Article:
Still by the fireside warm we sit,
And crack our nuts, or crack our wit;
Tell of the past, the future scan,
And laugh or sing, as suits our plan.
Well let us not the hour abuse
We listen to the New Year's Muse !

His days are fled Old Fifty-Four !
And nought is left save memory's store :
A mingled heap of bread and honey,
Of sweet and bitter, sad and funny!

These things we pass, and ask you, Jane,
What you have done this year. Speak plain !
Nay, do not snicker, boys your turn
Will come in time nor spurn
The simple question; for 'tis wise
That each should backward cast his eyes,
Noting his track, its means and ends,
And where his beaten pathway tends.
No answer, Jane? Well, we must try
These boys. Come, Robert! No reply?
Why, all can smile while other backs
Feel the keen lash that satire cracks ;
But when to your own case we come,
Why, every little mouth is mum!



INTRODUCTION.

Well, well, fair friends, we will not ply it :
We leave the question but you'll try it.
In some still hour, look well within,
And if you find some cherished sin,
Drive out the monster, and let virtue in!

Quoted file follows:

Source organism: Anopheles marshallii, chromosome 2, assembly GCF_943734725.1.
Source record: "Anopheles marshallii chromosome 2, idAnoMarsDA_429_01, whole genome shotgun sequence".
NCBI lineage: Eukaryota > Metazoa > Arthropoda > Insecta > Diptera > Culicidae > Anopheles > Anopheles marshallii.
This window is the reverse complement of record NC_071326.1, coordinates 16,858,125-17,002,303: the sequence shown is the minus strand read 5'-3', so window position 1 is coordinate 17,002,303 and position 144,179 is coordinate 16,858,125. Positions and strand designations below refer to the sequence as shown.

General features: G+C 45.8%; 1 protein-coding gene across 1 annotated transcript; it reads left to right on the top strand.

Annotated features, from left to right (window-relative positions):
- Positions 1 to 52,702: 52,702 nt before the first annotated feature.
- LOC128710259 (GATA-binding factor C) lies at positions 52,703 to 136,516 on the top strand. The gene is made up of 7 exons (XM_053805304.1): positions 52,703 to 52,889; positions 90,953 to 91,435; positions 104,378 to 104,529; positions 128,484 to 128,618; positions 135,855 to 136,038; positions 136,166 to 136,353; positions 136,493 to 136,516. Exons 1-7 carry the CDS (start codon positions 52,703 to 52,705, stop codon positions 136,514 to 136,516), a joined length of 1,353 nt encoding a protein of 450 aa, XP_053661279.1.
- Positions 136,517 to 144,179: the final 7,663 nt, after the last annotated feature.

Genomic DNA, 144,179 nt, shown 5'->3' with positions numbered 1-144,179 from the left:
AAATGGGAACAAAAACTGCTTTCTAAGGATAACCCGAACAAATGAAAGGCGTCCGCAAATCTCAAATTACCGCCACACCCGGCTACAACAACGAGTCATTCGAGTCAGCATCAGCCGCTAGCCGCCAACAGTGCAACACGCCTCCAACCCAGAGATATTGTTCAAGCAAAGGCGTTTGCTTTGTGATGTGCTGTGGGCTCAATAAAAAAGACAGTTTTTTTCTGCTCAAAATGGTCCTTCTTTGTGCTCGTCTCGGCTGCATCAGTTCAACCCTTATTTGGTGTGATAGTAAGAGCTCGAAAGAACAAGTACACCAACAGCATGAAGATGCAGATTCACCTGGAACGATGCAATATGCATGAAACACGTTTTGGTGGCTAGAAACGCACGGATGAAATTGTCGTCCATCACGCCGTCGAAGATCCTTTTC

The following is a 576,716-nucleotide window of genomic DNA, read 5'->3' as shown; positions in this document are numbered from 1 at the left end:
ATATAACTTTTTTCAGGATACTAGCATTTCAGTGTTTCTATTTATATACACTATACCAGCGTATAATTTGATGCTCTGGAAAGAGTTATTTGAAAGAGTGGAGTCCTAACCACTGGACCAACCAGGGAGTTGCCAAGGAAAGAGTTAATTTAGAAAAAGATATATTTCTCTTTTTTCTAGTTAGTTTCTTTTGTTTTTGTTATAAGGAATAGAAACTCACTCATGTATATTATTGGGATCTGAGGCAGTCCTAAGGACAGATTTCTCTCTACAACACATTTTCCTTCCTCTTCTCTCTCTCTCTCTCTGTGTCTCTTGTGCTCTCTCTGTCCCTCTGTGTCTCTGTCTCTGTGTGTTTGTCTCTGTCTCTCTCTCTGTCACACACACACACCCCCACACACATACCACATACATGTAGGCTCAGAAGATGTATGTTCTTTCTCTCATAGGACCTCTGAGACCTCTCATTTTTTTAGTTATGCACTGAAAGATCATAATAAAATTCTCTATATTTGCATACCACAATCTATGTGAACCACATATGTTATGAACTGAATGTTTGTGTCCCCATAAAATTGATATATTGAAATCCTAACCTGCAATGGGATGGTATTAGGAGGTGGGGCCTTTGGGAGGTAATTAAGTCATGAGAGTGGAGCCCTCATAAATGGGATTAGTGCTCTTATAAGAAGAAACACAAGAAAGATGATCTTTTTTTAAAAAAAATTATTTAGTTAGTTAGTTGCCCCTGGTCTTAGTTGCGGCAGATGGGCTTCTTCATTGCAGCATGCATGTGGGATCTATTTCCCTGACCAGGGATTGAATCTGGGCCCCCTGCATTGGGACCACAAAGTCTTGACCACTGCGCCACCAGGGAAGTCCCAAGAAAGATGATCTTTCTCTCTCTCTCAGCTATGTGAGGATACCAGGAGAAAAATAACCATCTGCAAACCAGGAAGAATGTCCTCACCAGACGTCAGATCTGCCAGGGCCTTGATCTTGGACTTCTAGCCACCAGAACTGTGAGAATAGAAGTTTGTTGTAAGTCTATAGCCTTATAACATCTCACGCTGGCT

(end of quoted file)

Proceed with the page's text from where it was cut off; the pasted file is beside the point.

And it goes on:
The Past year scanned, we turn to view
The promise given by the New.
Winter, spring, summer, autumn, rise,
In lengthened vision to our eyes,
And, hiding every thorn, disclose,
Each one, some favorite wreath or rose.



Winter, stern winter, hides the tear
That tells of tingling nose and ear ;
O'er starving groups it throws a veil,
Drowns the lost traveller's dying wail ;
And only brings to mind the sleigh,
Its merry bells and trappings gay ;
The sportive skater lightly gliding;
The hoiden schoolboy fondly sliding;
The coaster down the hill-side plying;
The snow-balls thick as hailstones flying.
And when the joyous day is o'er,
The crafty showman shuts the door,
And brings to view the fireside scene,
Where Old Bob Merry's Magazine
Tells tales of many lands, and wiles
From grave and gay their choicest smiles!



10 FAGGOTS FOR THE FIRESIDE.

Spring, fickle Spring, as keen as Blitz*,
Says nought of March its stormy iits,
How oft the morning comes like May,